Microsoft Partners With Implantable RFID Chip Maker VeriChip

Users of VeriChip's VeriMed technology can now utilize a Microsoft HealthVault account to access and manage their personal health data stored in the VeriMed database.
Published: December 2, 2008

Microsoft plans to make VeriChip‘s VeriMed Health Link system accessible through Microsoft’s HealthVault platform, a secure, online repository that consumers can use for free to manage their health records. The VeriMed Health Link system includes implantable passive RFID tags used for human patient identification and medical records tracking, as well as a hosted database for storing electronic medical records. According to Sean Nolan, the chief architect for HealthVault, VeriChip is the first RFID company to partner with Microsoft on the online platform.

“We created the HealthVault platform to help jump-start innovation around health care,” Nolan says. “Our belief was that if we did the hard plumbing work to make it easy for individuals to collect and share their health information, forward-looking companies would seize on the opportunity to provide new solutions to difficult health-care challenges. VeriChip’s decision to integrate the VeriMed product with HealthVault is clear evidence that the market is responding.”

Sean Nolan

Unveiled in 2007, HealthVault lets consumers set up their own private health-record repository so they can manage their health and wellness information online. To protect this personal data, the information is encrypted and users can also set up personal privacy controls, including a password, and determine which information is stored in the account, as well as who can access it (see Microsoft Seeks RFID Support for HealthVault).

Today, Nolan says, HealthVault is integrated with more than 40 applications and more than 50 devices, including glucometers, heart rate monitors, pedometers, weight scales and blood pressure monitors. These devices can be utilized to download data directly into a HealthVault account. “In addition,” he adds, “we announced our device certification and logo program—devices that have been tested to ensure they meet certain standards for uploading data to HealthVault are eligible to display a ‘Works with Microsoft HealthVault’ logo on products, packaging and marketing material.”

The VeriMed Health Link system is designed primarily to assist in emergency situations by providing nurses and doctors with vital patient information. Each VeriMed implantable tag (which operates at 134 kHz and is compliant with the ISO 11784 and 11785 standards) is encoded with a unique 16-digit ID number associated with the patient’s medical records stored in the VeriChip-hosted database. When an unresponsive patient enters the hospital, the staff can employ an RFID interrogator to scan that individual’s arm. If the patient has had a VeriMed chip embedded, the reader will indicate its unique ID number, which can then be inputted manually, or directed wirelessly to VeriChip’s Web-based database. If the facility is an approved care provider, it can immediately access the patient’s identification and health records.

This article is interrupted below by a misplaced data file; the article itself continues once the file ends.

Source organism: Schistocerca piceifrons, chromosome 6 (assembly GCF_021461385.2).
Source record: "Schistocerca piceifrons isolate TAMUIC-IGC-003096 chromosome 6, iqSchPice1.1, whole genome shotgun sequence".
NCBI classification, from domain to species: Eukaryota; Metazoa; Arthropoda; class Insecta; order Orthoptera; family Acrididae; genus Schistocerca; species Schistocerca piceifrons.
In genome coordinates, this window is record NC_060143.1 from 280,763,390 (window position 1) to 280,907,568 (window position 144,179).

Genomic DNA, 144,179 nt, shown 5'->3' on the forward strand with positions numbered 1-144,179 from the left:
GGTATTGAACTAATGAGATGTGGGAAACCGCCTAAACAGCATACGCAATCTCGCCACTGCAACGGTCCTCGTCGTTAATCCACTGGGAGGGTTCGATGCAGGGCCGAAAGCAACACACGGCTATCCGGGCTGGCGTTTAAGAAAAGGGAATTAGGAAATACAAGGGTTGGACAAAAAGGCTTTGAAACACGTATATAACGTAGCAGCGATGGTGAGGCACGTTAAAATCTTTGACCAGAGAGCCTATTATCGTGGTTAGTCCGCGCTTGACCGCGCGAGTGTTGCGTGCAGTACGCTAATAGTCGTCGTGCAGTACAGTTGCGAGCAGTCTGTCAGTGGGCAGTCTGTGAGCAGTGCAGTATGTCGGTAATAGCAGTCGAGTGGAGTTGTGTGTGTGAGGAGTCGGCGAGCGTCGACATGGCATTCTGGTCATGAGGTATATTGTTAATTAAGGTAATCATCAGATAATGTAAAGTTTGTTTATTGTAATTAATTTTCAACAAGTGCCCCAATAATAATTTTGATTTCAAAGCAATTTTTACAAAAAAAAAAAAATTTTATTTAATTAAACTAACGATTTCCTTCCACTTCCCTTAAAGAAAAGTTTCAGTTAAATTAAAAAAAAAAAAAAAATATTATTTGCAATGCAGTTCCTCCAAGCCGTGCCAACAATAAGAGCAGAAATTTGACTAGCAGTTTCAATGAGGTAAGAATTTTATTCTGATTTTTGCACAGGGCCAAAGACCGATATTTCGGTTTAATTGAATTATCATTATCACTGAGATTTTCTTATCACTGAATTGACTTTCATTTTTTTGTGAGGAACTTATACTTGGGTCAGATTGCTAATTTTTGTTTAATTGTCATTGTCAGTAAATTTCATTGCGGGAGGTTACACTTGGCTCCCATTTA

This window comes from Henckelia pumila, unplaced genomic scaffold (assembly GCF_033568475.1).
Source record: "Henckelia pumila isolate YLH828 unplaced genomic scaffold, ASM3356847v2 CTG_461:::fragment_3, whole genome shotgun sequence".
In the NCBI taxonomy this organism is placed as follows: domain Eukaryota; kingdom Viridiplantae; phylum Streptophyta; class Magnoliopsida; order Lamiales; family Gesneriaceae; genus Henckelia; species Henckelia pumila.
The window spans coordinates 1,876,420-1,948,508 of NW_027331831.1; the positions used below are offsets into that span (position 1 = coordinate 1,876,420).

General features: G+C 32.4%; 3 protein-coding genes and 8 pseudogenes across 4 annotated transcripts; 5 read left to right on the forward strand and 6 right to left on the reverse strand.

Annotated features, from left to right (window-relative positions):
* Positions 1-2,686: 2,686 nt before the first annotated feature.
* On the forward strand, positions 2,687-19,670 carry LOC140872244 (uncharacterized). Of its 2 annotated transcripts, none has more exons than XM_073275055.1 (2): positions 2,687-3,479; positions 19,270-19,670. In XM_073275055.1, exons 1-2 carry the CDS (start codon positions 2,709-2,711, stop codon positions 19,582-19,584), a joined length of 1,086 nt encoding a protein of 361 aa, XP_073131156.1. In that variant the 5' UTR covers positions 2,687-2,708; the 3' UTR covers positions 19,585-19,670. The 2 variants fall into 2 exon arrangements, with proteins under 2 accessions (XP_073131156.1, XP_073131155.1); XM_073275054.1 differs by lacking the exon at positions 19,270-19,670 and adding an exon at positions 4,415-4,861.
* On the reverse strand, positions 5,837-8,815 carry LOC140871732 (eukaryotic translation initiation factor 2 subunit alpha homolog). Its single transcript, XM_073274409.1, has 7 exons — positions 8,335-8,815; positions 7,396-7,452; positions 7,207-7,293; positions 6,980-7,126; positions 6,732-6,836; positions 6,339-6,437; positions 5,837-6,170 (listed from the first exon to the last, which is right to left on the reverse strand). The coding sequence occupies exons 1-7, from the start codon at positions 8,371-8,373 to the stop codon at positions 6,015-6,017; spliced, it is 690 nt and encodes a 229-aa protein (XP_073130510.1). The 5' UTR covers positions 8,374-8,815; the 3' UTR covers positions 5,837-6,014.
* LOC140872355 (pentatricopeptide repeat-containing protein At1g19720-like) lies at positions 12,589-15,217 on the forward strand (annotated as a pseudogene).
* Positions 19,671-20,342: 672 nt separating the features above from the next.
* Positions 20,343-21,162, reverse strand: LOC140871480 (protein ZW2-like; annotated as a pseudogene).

Thanks to the VeriChip-Microsoft agreement, VeriMed Health Link customers can open a HealthVault account and use it to access and manage their personal health records and data that are stored in the VeriMed database. “VeriMed adds an exciting RFID-based option for HealthVault users trying to keep themselves and their families safe,” Nolan says.

Despite the Microsoft partnership, the future of VeriChip—and its VeriMed Health Link business—is uncertain. In May 2008, VeriChip announced it had hired investment banking firm Kaufman Bros. to assist in the sale of the VeriMed Health Link business, as well as the possible sale of the entire company (see VeriChip to Place Implantable Division on Block). At that time, the firm also announced it was selling its Xmark division—which sells RFID-based products and services designed to help track infants in hospitals, as well as other patients and physical assets—to Stanley Works. That $45 million deal was finalized in July (see Stanley Bolsters RFID Portfolio With VeriChip’s Ex-Subsidiary).

Last month, VeriChip announced that private investment and business consulting company R&R Consulting Partners, owned by VeriChip’s former chairman and CEO, Scott R. Silverman, purchased 5.4 million shares of VeriChip common stock, held by Digital Angel Corp. Digital Angel manufactures RFID tags that are implanted in pets and wildlife for tracking purposes, as well as active transponders used as emergency location beacons to find people during search-and-rescue applications (see Personal Location Beacons Usage Grows). The deal provides Silverman, who had existing holdings of 861,000 shares, with control of 6.2 million shares—or 53 percent—of VeriChip.

In a separate transaction, VeriChip also purchased from Digital Angel all patents related to an RFID-enabled sensor tag that could make it easier for diabetics to monitor their blood-sugar level. Digital Angel, VeriChip and Receptors had been working together on this tag (see VeriChip, Digital Angel Partner With Receptors LLC to Develop Glucose Sensor). Receptors is a company in the field of proteomics (the study of proteins) and the development of artificial receptors.

VeriChip’s difficulties do not worry Nolan, however. “Innovation can be hard—and innovation in health care all the more so, especially given the nature of the economy today,” he says. “We’ve created HealthVault as an open ecosystem so that the market can ultimately decide which new ideas will succeed, and which will not. VeriChip’s business is all about new ideas, and we are excited they’ve chosen to work with HealthVault.”